Oracle PL/SQL Programming Guide to Oracle 8i Features

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Previous: 9.1 Oracle8i and JavaChapter 9
Calling Java from PL/SQL
Next: 9.3 A Simple Demonstration

9.2 Getting Ready to Use Java in Oracle

Before you can call Java methods from within your PL/SQL programs you will need to do the following:

9.2.1 Installing Java

You will need to install a Java Development Kit ( JDK) 1.1.5 or above. You can do this by downloading a JDK from the Javasoft web site; Oracle also provides a JDK with Oracle8i. Here is the Javasoft URL:

You will need to make sure to set the CLASSPATH so that the Java compiler (javac) can locate any references to your classes -- and to the Oracle classes. Visit the following URL to get more information about CLASSPATH: var

You can see an online version of the Java language specification at:

9.2.2 Building and Compiling Your Java Code

Many PL/SQL developers (including the author) have never worked with an object-oriented language of any kind, so coming up to speed on Java can be a bit of a challenge. In the short time in which I have studied and used Java, I have come to these conclusions:

It would be impossible to offer a comprehensive primer on Java in this chapter. There are many (many, many, many) books available on various aspects of Java, and a number of them are excellent. I would recommend that you check out the following:

In Section 9.9, "Examples, later in this chapter, as I demonstrate how to call Java methods from within PL/SQL, I will also take you step by step through the creation of relatively simple classes. You will find that, in many cases, this discussion will be all you need to get the job done.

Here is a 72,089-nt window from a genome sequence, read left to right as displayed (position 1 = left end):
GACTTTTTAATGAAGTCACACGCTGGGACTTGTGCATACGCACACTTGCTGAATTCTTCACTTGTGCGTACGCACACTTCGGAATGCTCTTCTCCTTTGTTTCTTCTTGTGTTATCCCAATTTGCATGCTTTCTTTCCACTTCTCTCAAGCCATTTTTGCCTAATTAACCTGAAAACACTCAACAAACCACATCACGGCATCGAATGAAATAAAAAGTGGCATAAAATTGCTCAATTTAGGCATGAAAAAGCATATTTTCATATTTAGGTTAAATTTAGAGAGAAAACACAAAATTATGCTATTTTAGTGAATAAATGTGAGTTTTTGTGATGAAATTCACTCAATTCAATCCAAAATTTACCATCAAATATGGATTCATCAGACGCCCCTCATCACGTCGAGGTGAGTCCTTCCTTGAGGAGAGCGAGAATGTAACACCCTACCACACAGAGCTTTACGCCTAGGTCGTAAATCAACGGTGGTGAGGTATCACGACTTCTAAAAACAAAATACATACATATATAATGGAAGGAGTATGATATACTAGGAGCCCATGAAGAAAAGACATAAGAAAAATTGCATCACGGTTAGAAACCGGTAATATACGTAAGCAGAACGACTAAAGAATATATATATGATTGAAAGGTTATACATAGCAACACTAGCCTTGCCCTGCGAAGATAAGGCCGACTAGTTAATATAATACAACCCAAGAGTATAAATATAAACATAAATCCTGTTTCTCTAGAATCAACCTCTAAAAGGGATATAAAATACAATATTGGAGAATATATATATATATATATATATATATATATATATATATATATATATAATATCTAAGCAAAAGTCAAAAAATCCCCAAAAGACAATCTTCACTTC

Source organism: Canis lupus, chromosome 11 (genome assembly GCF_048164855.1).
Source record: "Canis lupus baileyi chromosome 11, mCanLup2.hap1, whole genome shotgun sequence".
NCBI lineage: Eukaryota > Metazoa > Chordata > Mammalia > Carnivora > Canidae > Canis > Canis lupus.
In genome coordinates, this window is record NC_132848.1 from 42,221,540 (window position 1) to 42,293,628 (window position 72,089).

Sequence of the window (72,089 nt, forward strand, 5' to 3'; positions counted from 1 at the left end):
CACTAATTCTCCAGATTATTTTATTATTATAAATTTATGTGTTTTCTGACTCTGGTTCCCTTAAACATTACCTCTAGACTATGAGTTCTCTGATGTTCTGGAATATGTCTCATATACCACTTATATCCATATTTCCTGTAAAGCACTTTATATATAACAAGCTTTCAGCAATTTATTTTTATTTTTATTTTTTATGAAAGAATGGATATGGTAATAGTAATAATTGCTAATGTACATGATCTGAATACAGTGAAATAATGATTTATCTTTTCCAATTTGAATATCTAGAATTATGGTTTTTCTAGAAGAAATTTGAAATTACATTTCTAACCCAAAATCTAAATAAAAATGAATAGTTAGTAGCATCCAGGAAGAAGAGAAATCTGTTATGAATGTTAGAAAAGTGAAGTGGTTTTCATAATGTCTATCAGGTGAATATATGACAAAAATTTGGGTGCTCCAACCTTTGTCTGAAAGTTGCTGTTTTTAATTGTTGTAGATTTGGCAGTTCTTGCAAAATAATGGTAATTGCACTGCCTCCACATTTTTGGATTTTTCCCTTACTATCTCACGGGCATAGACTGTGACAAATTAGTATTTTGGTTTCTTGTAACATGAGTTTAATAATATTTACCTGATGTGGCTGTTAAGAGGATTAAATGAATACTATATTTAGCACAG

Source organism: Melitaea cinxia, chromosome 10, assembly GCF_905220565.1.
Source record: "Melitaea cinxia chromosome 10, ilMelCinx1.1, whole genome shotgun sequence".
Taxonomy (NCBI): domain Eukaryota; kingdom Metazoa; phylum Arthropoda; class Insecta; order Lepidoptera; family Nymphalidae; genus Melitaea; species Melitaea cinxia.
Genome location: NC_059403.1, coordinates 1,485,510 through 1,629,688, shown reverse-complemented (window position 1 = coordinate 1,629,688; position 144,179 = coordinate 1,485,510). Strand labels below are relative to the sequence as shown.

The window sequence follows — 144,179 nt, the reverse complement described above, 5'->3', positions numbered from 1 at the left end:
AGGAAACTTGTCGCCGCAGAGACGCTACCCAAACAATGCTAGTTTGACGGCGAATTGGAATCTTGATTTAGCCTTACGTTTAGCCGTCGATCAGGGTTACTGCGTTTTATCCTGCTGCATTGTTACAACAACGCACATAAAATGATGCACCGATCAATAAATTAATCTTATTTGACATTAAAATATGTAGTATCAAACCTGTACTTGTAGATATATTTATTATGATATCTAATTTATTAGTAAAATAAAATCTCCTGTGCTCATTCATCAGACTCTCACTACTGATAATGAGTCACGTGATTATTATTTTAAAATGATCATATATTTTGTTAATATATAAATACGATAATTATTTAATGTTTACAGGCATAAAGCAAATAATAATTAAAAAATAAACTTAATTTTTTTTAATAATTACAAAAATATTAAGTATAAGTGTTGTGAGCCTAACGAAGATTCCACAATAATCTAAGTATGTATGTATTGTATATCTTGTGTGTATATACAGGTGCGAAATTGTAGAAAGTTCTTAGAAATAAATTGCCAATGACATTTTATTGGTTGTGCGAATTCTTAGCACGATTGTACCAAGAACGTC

9.2.3 Setting Oracle Privileges

Oracle8i has created two new roles to support Java security. For many Java-based operations within the database, you will not have to work with these roles. If, on the other hand, you want to interact with the operating system (to access or modify operating system files, for example), you need to be granted one of the following roles:


You grant these roles as you would any other database role. For example, if I want to allow SCOTT to perform any kind of Java-related operation, I would issue this command from a SYSDBA account:


If I want to place some restrictions on what the user can do with Java, I might execute this grant instead:


Here's one example of the difference between the two roles. To create a file through Java, I need the JAVASYSPRIV role; to read or write a file, I only need the JAVAUSERPRIV role. See the Oracle documentation for more details, including a table listing the different check methods of Java and which role is required to run those methods.

When the Aurora JVM is initialized, it installs an instance of java.lang.SecurityManager, the Java Security Manager. Each Oracle user has a dynamic ID, which will correspond to the session owner when you access the Java methods from within PL/SQL.

If a user lacking the sufficient privileges granted by one of these roles tries to execute an illegal operation, then the JVM will throw the java.lang.SecurityException. Here is what you would see in SQL*Plus:

ORA-29532: Java call terminated by uncaught Java exception:

When you run Java methods inside the database, different security issues can arise, particularly when interacting with the server-side filesystem or other operating system resources. Oracle follows one of the following two rules when checking I/O operations:

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